If there's one thing nearly everybody in the Chesapeake Bay region can agree upon, it's that summer isn't summer without blue crabs. Unfortunately, this regional staple has experienced its share of problems over the past few years, impacting supply, prices and the livelihoods of all those who work in the crabbing industry. Thankfully, recent leadership from Maryland watermen has put this fishery on a course to produce more crabs and more profits.
For more than two years, Maryland watermen and the Department of Natural Resources (DNR), with support from the Environmental Defense Fund, have been working on techniques to improve crab harvest accuracy and reliability. Watermen have long contended that the regulatory system for the commercial blue crab harvest was too burdensome and unpredictable. Fisheries managers were not able to determine how many crabs were being harvested at any given time. As a result, catch restrictions were put in place to overcompensate for uncertainty in order to ensure the population wouldn't become overfished.
Industry leaders and fisheries managers have agreed to prioritize improved data collection; if you don't know how many crabs are being caught each year, you can't possibly know how close you are to harvest targets. Without this information, fishery managers are essentially guessing at the best ways to keep crab harvests sustainable from year to year via harvest restrictions on crabbers. These restrictions make crabbers inherently less efficient, negatively impacting a crabber's ability to make a living.
To remedy this, last year Maryland's Blue Crab Design Team — a commercial blue crab industry group, in partnership with DNR and the Environmental Defense Fund — launched an electronic harvest monitoring program in which crabbers would voluntarily report how many crabs they landed each day, updating their catch in real time using on-board mobile devices such as tablets and smartphones. This system, part of a pilot program now in its second year, replaced the monthly, paper reporting system for participants. The antiquated paper system is time-consuming, inefficient and limits DNR's ability to make in-season harvest adjustments even when commercial harvests are below established targets.
The pilot program was so successful that 135 watermen are now participating, up from 49 last year, with even more watermen awaiting training on the system. DNR plans to take the program fleetwide by 2015. The hope is that once the state can track landings with greater certainty, it will be able to ease the regulations watermen find so challenging, such as limits on when or how long they can work. Already, DNR has begun to ease up slightly, allowing watermen participating in the 2013 expanded pilot to choose their day off each week without committing to a fixed schedule in advance, which gives them the flexibility to spend time with their families as needed, sit out poor weather days or keep the boat at the dock for needed repairs without cutting short a work week and sacrificing income.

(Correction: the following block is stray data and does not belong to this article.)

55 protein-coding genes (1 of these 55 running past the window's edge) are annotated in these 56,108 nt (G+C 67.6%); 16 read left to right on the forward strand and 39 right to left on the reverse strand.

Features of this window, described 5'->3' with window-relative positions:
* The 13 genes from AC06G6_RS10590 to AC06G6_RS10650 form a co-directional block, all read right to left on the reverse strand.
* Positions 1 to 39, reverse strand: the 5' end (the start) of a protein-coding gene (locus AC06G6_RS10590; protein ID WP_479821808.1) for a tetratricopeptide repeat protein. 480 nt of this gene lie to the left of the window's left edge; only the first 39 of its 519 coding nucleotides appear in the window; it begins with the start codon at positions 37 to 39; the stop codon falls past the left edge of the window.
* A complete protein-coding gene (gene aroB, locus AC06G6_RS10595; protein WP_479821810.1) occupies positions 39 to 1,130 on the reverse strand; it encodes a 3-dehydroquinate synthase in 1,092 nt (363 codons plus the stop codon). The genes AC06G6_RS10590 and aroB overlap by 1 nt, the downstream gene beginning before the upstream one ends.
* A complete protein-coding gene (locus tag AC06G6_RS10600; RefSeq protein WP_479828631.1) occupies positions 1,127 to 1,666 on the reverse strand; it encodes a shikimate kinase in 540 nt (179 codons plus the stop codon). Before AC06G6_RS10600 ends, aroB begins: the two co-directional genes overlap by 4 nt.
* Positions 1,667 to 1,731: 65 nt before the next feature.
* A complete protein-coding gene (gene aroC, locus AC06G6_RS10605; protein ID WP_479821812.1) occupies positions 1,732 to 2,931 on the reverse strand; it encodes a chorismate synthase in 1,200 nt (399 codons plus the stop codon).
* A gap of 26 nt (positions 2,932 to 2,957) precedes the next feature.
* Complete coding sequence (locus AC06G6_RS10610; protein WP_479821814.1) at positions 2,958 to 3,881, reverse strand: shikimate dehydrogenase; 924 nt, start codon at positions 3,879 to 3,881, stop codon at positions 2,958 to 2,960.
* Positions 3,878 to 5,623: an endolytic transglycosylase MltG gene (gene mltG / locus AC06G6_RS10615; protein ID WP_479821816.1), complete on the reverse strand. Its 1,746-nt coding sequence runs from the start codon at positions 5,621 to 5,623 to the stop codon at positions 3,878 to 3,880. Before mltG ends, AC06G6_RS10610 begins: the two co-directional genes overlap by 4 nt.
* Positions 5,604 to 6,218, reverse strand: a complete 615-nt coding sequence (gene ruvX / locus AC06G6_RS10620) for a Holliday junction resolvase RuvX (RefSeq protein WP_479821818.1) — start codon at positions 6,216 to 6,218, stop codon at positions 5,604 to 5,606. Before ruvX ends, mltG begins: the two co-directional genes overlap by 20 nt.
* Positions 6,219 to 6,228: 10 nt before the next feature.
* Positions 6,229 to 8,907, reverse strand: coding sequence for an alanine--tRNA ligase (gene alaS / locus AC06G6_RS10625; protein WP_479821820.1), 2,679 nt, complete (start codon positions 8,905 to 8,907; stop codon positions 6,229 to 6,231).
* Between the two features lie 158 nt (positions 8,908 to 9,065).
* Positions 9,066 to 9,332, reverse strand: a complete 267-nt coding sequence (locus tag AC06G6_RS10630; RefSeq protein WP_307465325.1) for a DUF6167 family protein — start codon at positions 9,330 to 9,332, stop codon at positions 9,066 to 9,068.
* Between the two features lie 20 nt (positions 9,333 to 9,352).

Maryland's efforts to improve harvest accountability are on the cutting edge. In Virginia, an online data reporting system has been in place for years, but watermen were largely unaware of it. Efforts are now underway to educate crabbers on how to use this digital reporting system so that better data collection can benefit the entire Chesapeake blue crab fishery. Other fisheries, such as the West Coast whiting trawl fishery, have also sought to increase accountability, largely through onboard monitoring. While this has been tremendously successful as well, monitoring of this type is both expensive and labor intensive. Maryland watermen have demonstrated that mobile devices so many people already own can be an efficient and affordable tool in improving the quality and timeliness of harvest reporting.
More timely reporting of individual crab catches will improve the collective accuracy of crab harvest data. Better harvest data will allow fisheries managers to set catch limits based upon facts, not estimates. In turn, this should also decrease the number of restrictions on commercial watermen. Improved predictability will result in a more efficient fishery, a better business environment and a consistent supply for crab lovers. That's an outcome to be proud of.
Jenn Aiosa is the Environmental Defense Fund's senior conservation manager for the Chesapeake Bay. Her email is firstname.lastname@example.org.Copyright © 2014, The Baltimore Sun